There are a lot of issues that we have to really work out, and we need to put time in them. So many times, people look at space exploration is purely a technological engineering challenge. But I think that there’s also the challenge of, “What do we use it for? Who owns it? Is it a resource for everyone here on earth?” I think it is.

On space tourism

Dr. Mae Jemison, Former NASA Astronaut

I think it’s fine. I should tell you that I would have gone to space if I had been picked up in a cornfield by ET. I wanted to go into space, so I understand that. And again, having people with access and to be able to see things, hopefully it increases our understanding that we’re earthlings. It’s an adrenaline rush.

Dr. Mae Jemison, Former NASA Astronaut

But I don’t think you actually have to go into space to feel that connectedness to the universe. When I was in space looking out at the stars, I felt that connection. But when I’m down here on Earth looking up, I feel that connection. And so, I think tourism is great. I think that the more people have access, the more they think it’s part of their lives, there are two things that can happen. We can either think that, “Oh, it’s no big deal,” and get careless, and not continue to explore and push the envelope.

Dr. Mae Jemison, Former NASA Astronaut

Or we can understand and say, “More people could get involved.” It’s going to be a while before we get tickets down to the price that you can plan it like your trip to visit your parents. It’s going to be a while before it gets to that point. The access, the reusability, the engineering that’s pushed is really important.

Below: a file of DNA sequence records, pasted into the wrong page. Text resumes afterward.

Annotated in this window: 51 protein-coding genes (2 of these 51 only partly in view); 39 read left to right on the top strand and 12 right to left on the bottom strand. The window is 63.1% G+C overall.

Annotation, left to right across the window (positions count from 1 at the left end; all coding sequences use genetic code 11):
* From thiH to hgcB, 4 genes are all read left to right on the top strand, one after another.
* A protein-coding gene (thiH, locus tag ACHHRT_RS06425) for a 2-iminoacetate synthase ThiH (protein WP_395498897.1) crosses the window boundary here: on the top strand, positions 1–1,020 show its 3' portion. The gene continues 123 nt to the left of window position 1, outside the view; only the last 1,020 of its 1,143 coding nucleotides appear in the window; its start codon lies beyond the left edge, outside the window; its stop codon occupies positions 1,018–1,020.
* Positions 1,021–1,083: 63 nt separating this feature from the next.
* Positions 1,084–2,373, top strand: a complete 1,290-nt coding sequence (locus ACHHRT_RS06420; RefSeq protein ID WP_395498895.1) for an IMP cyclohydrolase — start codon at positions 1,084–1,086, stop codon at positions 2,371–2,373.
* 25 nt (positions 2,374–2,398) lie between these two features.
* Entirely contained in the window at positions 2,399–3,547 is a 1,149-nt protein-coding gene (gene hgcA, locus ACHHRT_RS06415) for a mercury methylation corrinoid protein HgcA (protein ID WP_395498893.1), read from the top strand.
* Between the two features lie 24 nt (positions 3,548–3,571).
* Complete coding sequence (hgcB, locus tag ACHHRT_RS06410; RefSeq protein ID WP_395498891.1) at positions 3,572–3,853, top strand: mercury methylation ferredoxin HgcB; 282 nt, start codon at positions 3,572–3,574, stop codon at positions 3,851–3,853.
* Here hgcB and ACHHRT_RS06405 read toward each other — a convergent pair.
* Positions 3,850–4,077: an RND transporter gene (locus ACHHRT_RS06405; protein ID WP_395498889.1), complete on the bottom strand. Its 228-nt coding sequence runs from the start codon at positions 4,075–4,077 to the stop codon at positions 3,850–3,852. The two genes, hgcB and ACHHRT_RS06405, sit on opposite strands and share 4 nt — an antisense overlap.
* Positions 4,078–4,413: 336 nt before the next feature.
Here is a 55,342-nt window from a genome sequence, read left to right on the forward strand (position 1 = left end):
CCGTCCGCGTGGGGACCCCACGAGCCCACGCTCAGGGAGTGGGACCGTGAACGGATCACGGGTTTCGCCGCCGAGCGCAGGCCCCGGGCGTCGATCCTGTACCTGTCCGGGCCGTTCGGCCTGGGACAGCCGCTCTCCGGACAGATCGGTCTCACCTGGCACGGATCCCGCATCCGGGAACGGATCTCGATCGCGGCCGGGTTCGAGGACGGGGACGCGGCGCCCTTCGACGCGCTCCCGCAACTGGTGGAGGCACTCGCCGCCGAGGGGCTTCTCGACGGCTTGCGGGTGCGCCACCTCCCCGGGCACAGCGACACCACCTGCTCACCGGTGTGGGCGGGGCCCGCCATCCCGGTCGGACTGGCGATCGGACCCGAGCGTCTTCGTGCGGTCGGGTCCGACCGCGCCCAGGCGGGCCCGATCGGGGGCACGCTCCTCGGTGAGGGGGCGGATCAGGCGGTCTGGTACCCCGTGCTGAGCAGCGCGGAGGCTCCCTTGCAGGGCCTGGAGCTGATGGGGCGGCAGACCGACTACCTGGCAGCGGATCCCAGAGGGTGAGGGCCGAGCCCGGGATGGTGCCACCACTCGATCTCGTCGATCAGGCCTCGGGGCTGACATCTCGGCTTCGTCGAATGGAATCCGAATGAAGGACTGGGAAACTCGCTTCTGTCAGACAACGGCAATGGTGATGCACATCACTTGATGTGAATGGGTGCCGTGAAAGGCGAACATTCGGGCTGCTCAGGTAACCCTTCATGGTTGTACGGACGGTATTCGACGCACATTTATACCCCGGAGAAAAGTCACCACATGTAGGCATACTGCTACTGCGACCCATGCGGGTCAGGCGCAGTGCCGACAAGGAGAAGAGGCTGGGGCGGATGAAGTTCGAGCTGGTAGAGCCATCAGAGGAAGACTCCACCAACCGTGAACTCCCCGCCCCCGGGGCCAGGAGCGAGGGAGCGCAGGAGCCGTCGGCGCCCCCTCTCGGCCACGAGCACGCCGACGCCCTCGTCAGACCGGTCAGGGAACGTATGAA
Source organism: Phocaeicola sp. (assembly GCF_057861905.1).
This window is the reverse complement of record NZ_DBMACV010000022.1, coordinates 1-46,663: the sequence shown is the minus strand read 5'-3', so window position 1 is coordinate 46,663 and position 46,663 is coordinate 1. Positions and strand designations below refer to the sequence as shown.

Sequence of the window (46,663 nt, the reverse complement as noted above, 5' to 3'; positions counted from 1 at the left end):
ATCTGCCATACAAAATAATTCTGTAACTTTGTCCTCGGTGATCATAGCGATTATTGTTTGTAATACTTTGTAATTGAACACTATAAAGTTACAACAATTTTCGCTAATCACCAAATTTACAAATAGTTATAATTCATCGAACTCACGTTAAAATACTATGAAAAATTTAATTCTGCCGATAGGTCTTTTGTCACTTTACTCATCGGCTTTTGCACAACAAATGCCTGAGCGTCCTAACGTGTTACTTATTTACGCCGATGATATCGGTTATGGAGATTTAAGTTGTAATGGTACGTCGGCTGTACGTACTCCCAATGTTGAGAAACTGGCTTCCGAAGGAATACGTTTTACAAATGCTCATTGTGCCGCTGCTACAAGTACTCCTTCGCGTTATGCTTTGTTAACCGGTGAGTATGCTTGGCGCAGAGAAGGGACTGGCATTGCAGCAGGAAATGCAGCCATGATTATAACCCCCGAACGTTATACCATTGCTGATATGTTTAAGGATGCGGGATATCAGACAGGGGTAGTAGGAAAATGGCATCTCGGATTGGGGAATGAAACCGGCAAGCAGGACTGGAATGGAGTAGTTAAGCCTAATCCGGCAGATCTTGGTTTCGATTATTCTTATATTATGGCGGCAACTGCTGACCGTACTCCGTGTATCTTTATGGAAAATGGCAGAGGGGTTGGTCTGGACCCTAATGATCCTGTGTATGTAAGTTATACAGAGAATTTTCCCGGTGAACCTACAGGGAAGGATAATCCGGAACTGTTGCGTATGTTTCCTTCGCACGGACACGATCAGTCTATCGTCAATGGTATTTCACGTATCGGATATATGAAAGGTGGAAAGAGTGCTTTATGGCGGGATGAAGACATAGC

On why she wanted to be an astronaut

Dr. Mae Jemison, Former NASA Astronaut

I have a real simple answer for that: I wanted to go into space. I mean, that’s it. So I figured that was the best way to do it. Since I was a little girl, I was just very excited about exploration. Exploration, whether it was traveling to other countries, or going into space.

Dr. Mae Jemison, Former NASA Astronaut

And space was that pinnacle that pitted your physicality, your intellect, and all of those pieces. I just wanted to go into space, and I figured, let me be an astronaut.

On whether she’s like to go back to space

Dr. Mae Jemison, Former NASA Astronaut

I raise my hand for the moon. I raise my hand for Mars.

Greta Van Susteren

You want to go to the moon?

Dr. Mae Jemison, Former NASA Astronaut

In a heartbeat.

Greta Van Susteren

How about Mars?

Dr. Mae Jemison, Former NASA Astronaut

In a heartbeat.

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About Greta Van Susteren:

Greta Van Susteren is the Chief Political Analyst for Gray Media and host of Full Court Press. Ms. Van Susteren is a veteran of Fox News Channel, MSNBC, and CNN. Her prime-time Fox News Channel Show, “On the Record,” was number 1 in its time slot for 14 1⁄2 years. Before joining Fox News, she hosted CNN’s prime-time news and analysis program, “The Point with Greta Van Susteren,” and co-hosted the network’s daily legal analysis show, “Burden of Proof.” Her legal analysis for CNN’s coverage of Election 2000 earned her the American Bar Association’s Presidential Award for Excellence in Journalism. She continues to host the weekly 30-minute program “Plugged In with Greta Van Susteren” on Voice of America, which broadcasts exclusively outside of the United States.